Sunday, August 22, 2010

Tap Into Your Infinite Interconnectedness with Liz Filios

Meet my friend Liz Filios. Liz Filios has worked in India, South Africa, and Italy, but now calls Philadelphia home. Liz was seen recently in The Arden Theatre’s productions of Sunday in the Park With George, and Candide as Cunegonde. Critics called her performance “dazzling,” “a phenomenon” and touted the newcomer’s talents – which include “a gleaming high soprano voice, and a sense of humor.” Liz has also performed for Philadelphia audiences at The Wilma Theater (Eurydice, The Life of Galileo), The New Candlelight Theater (Lend Me a Tenor, Hello Dolly! ), and The Walnut Street Theatre (Les Miserables). She holds a B.F.A. in Musical Theatre from the University of Michigan and has performed as a vocalist with The Philadelphia Orchestra, the International Opera Theater and the Cape Town Opera Company. She is currently nominated for both a Perry Award and a Barrymore Award.

Liz and I met at La Citadelle in Philadelphia to catch up with each other and conduct the interview before she headed off to India for a friend's wedding. It had been so long since we had seen each other that I found we were discussing issues I wanted to address before I'd even had a chance to open my notebook or turn on my recorder.

ME: OK, I'm ready now. You were talking about being cracked wide open - the deconstruction that occurs before construction.

LIZ: Yes, well, sometimes you choose consciously to make sacrifices for your art and then other times you don't have any choice. You can try to make sense of it in retrospect. You can say to yourself, "Well, this wouldn't have been possible had I not lost this or given up that." That can be of some comfort but there is an arbitrariness to it all that is inherent, especially if you're in the arts, and you have to just learn how to enjoy the ride. Otherwise it can drive you nuts.

As I get older, I've been trying to look at all of this with new eyes. Yes, I might be making this many dollars but what is my quality of life? You don't just get paid in fiscal currency, you get paid in artistic currency as well.

Of course, in order to do this you do often have to break things down in order to build them back up again. Destruction is a necessary part of creation and you can take pleasure in knocking down the blocks. Learn to not get too attached to one temporary thing but appreciate its transience. That makes it easier to let go and easier to start again.

ME: I know actors often find themselves between jobs. What do you do to stay inspired when you're not technically employed.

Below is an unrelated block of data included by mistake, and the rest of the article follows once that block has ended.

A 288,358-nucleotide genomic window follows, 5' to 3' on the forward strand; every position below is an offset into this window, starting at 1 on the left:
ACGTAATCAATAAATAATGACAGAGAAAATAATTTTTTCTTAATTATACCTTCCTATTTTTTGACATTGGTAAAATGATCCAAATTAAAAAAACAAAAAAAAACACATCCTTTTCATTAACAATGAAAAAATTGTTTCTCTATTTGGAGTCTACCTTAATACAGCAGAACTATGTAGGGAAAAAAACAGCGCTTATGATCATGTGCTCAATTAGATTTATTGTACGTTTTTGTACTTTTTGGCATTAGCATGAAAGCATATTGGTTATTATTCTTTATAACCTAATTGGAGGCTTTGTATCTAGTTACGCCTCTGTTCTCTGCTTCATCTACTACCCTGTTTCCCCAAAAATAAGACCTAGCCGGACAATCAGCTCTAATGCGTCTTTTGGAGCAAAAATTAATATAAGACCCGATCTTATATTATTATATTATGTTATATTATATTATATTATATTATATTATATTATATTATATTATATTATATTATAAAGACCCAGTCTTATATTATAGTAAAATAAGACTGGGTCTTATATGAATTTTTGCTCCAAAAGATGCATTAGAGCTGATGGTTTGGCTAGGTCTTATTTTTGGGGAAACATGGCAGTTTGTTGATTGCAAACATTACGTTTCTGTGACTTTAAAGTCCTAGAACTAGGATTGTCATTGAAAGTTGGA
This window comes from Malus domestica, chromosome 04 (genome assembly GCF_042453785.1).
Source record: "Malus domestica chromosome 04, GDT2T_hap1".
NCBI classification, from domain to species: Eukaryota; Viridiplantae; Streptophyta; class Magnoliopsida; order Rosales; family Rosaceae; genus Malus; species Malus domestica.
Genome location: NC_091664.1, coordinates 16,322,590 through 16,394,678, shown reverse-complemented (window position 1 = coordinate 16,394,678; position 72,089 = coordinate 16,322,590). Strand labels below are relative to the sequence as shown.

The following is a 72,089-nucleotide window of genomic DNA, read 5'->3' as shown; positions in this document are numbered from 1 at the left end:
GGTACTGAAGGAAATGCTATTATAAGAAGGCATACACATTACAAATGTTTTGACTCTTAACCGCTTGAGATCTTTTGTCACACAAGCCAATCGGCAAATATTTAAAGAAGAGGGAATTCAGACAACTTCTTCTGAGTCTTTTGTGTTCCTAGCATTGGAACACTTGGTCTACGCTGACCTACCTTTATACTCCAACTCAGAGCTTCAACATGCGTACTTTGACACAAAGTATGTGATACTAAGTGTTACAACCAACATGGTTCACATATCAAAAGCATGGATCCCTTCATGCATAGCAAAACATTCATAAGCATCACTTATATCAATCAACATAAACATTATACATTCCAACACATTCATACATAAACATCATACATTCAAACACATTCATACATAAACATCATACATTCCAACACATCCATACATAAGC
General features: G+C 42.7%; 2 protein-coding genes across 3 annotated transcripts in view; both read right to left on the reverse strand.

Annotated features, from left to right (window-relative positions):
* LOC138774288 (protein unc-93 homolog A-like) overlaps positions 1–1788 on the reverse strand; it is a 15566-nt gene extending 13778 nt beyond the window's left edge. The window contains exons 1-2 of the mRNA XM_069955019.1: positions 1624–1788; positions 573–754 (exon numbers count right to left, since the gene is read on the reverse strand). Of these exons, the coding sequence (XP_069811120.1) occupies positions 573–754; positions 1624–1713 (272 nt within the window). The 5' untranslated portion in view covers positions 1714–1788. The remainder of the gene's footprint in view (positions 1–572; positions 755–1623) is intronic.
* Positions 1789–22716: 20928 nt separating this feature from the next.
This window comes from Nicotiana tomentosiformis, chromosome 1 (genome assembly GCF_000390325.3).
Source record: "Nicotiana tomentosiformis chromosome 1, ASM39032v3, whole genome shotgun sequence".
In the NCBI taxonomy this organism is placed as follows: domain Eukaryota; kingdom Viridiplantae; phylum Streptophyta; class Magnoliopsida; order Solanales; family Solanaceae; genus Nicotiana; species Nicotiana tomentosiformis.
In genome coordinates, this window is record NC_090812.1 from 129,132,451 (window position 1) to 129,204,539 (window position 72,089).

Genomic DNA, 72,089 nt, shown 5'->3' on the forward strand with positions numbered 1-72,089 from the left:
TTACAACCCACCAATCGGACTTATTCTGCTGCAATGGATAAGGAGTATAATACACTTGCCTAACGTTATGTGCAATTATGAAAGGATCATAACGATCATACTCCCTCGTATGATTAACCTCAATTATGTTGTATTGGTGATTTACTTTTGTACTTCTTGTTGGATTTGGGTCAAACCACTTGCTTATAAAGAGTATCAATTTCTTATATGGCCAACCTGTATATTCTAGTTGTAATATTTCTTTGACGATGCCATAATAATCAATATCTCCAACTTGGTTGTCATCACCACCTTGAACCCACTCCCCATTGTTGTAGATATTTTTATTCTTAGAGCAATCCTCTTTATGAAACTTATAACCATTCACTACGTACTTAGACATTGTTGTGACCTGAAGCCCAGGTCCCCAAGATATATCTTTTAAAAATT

LIZ: Oh my gosh!! I am a workaholic! I will find something to do!! I can't sit still. I would just go crazy. There are classes to take, there's a turn-out to work on, there's a high note that needs refining, there's an acting technique to explore, there's a teacher out there from whom I can learn. To me, it's getting back to the real part of my career, the honing of the craft and working on the weaknesses. Getting the job is the fun part. The real works comes when you're free to study. In Philly, I've taken classes with Antonio Fava, in commedia dell'arte, I've taken classes with the Philadelphia School of Circus Arts. I tend toward the physical classes because I think one of my main faults is that when I get into a show I get so buried in the material and the text that I become disconnected from my body. I get so much in my head that I start to censor myself. I find that taking classes that reconnect me with my body helps to generate new ideas. For instance, I took a class with Steve Pacek when I was between shows in February and March of this year. I knew Steve because I'd seen his work and he is brilliant! I love watching performers and not necessarily dissecting their work but asking myself what it is that makes them great. So, when I heard Steve was teaching a class, I said, "I'm there." It turned out his class was full but I wrote to him anyway. I said, "I've seen you in this and this and these are the reasons why this class is really important to me." That got me in. We did a lot of work on Viewpoints and Laban. Steve would have us perform our songs, choose two Laban "effort shapes" and try to do the movements without focusing on anything but the movement. Suddenly, things would just pop out of me. When I think about vocal pedagogy I am stuck in academia, but when I think about "slashing" suddenly this incredible high note will soar out with out having to "pass GO and collect $200," if you know what I mean. It was really crucial work for me and I wouldn't have been able to do it if I'd been in a show.